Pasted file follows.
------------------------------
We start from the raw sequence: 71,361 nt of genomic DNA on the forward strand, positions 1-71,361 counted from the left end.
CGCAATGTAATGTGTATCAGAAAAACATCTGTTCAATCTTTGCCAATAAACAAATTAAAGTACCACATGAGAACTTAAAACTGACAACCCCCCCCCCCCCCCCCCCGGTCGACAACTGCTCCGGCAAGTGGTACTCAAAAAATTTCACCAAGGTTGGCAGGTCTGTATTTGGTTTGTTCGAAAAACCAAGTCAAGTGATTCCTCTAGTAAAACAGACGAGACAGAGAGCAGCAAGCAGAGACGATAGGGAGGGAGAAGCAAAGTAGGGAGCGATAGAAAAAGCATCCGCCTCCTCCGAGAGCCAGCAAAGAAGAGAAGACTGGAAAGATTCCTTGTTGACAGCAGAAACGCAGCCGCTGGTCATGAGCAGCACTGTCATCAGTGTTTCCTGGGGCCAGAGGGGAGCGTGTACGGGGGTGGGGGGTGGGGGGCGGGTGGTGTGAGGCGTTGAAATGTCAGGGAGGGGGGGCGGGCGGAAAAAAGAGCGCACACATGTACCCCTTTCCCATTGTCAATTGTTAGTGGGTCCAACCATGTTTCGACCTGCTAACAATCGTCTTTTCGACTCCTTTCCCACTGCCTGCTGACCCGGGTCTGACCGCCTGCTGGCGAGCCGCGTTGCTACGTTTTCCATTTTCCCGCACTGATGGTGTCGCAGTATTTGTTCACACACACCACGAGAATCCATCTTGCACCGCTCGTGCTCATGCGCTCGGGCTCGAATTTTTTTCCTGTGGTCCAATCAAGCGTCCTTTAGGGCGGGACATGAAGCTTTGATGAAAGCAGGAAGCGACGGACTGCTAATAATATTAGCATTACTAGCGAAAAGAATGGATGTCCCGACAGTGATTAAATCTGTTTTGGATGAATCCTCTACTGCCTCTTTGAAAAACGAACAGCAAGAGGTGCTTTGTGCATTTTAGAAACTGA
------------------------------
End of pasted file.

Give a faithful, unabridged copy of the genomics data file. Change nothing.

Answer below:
We start from the raw sequence: 71,361 nt of genomic DNA on the forward strand, positions 1-71,361 counted from the left end.
CGCAATGTAATGTGTATCAGAAAAACATCTGTTCAATCTTTGCCAATAAACAAATTAAAGTACCACATGAGAACTTAAAACTGACAACCCCCCCCCCCCCCCCCCCGGTCGACAACTGCTCCGGCAAGTGGTACTCAAAAAATTTCACCAAGGTTGGCAGGTCTGTATTTGGTTTGTTCGAAAAACCAAGTCAAGTGATTCCTCTAGTAAAACAGACGAGACAGAGAGCAGCAAGCAGAGACGATAGGGAGGGAGAAGCAAAGTAGGGAGCGATAGAAAAAGCATCCGCCTCCTCCGAGAGCCAGCAAAGAAGAGAAGACTGGAAAGATTCCTTGTTGACAGCAGAAACGCAGCCGCTGGTCATGAGCAGCACTGTCATCAGTGTTTCCTGGGGCCAGAGGGGAGCGTGTACGGGGGTGGGGGGTGGGGGGCGGGTGGTGTGAGGCGTTGAAATGTCAGGGAGGGGGGGCGGGCGGAAAAAAGAGCGCACACATGTACCCCTTTCCCATTGTCAATTGTTAGTGGGTCCAACCATGTTTCGACCTGCTAACAATCGTCTTTTCGACTCCTTTCCCACTGCCTGCTGACCCGGGTCTGACCGCCTGCTGGCGAGCCGCGTTGCTACGTTTTCCATTTTCCCGCACTGATGGTGTCGCAGTATTTGTTCACACACACCACGAGAATCCATCTTGCACCGCTCGTGCTCATGCGCTCGGGCTCGAATTTTTTTCCTGTGGTCCAATCAAGCGTCCTTTAGGGCGGGACATGAAGCTTTGATGAAAGCAGGAAGCGACGGACTGCTAATAATATTAGCATTACTAGCGAAAAGAATGGATGTCCCGACAGTGATTAAATCTGTTTTGGATGAATCCTCTACTGCCTCTTTGAAAAACGAACAGCAAGAGGTGCTTTGTGCATTTTAGAAACTGA